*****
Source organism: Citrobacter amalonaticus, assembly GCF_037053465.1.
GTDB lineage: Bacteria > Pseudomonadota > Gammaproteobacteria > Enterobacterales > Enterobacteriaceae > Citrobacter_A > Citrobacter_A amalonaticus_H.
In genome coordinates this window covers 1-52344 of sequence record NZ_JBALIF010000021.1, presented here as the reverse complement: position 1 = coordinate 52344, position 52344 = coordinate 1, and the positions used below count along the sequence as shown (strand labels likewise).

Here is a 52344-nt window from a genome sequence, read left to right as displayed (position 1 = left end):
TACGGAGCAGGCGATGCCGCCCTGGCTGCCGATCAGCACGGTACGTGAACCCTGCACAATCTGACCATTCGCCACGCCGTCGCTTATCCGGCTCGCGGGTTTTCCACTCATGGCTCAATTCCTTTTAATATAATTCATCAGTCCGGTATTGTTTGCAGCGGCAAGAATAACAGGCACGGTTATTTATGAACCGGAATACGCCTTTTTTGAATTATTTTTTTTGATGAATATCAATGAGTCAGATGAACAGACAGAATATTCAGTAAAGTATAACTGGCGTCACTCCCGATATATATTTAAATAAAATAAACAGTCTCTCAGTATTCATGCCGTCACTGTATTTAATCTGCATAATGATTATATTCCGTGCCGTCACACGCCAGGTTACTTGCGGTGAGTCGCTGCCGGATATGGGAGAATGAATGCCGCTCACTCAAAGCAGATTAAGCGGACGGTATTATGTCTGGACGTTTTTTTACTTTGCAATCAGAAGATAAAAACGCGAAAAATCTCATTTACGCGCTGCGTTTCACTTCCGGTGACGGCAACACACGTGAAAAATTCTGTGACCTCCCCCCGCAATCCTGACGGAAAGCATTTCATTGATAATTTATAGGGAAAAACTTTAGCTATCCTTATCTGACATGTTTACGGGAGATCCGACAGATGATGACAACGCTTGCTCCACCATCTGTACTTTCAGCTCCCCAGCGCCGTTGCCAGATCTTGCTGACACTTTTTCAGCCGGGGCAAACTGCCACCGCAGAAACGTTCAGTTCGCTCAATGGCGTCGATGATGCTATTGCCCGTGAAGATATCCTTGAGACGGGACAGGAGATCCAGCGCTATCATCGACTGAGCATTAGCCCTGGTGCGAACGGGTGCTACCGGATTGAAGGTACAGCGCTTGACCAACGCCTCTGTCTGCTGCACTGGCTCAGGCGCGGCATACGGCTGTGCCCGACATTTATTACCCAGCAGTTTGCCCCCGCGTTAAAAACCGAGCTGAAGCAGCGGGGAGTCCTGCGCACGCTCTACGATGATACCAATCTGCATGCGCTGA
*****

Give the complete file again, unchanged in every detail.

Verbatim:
Source organism: Citrobacter amalonaticus, assembly GCF_037053465.1.
GTDB lineage: Bacteria > Pseudomonadota > Gammaproteobacteria > Enterobacterales > Enterobacteriaceae > Citrobacter_A > Citrobacter_A amalonaticus_H.
In genome coordinates this window covers 1-52344 of sequence record NZ_JBALIF010000021.1, presented here as the reverse complement: position 1 = coordinate 52344, position 52344 = coordinate 1, and the positions used below count along the sequence as shown (strand labels likewise).

Here is a 52344-nt window from a genome sequence, read left to right as displayed (position 1 = left end):
TACGGAGCAGGCGATGCCGCCCTGGCTGCCGATCAGCACGGTACGTGAACCCTGCACAATCTGACCATTCGCCACGCCGTCGCTTATCCGGCTCGCGGGTTTTCCACTCATGGCTCAATTCCTTTTAATATAATTCATCAGTCCGGTATTGTTTGCAGCGGCAAGAATAACAGGCACGGTTATTTATGAACCGGAATACGCCTTTTTTGAATTATTTTTTTTGATGAATATCAATGAGTCAGATGAACAGACAGAATATTCAGTAAAGTATAACTGGCGTCACTCCCGATATATATTTAAATAAAATAAACAGTCTCTCAGTATTCATGCCGTCACTGTATTTAATCTGCATAATGATTATATTCCGTGCCGTCACACGCCAGGTTACTTGCGGTGAGTCGCTGCCGGATATGGGAGAATGAATGCCGCTCACTCAAAGCAGATTAAGCGGACGGTATTATGTCTGGACGTTTTTTTACTTTGCAATCAGAAGATAAAAACGCGAAAAATCTCATTTACGCGCTGCGTTTCACTTCCGGTGACGGCAACACACGTGAAAAATTCTGTGACCTCCCCCCGCAATCCTGACGGAAAGCATTTCATTGATAATTTATAGGGAAAAACTTTAGCTATCCTTATCTGACATGTTTACGGGAGATCCGACAGATGATGACAACGCTTGCTCCACCATCTGTACTTTCAGCTCCCCAGCGCCGTTGCCAGATCTTGCTGACACTTTTTCAGCCGGGGCAAACTGCCACCGCAGAAACGTTCAGTTCGCTCAATGGCGTCGATGATGCTATTGCCCGTGAAGATATCCTTGAGACGGGACAGGAGATCCAGCGCTATCATCGACTGAGCATTAGCCCTGGTGCGAACGGGTGCTACCGGATTGAAGGTACAGCGCTTGACCAACGCCTCTGTCTGCTGCACTGGCTCAGGCGCGGCATACGGCTGTGCCCGACATTTATTACCCAGCAGTTTGCCCCCGCGTTAAAAACCGAGCTGAAGCAGCGGGGAGTCCTGCGCACGCTCTACGATGATACCAATCTGCATGCGCTGA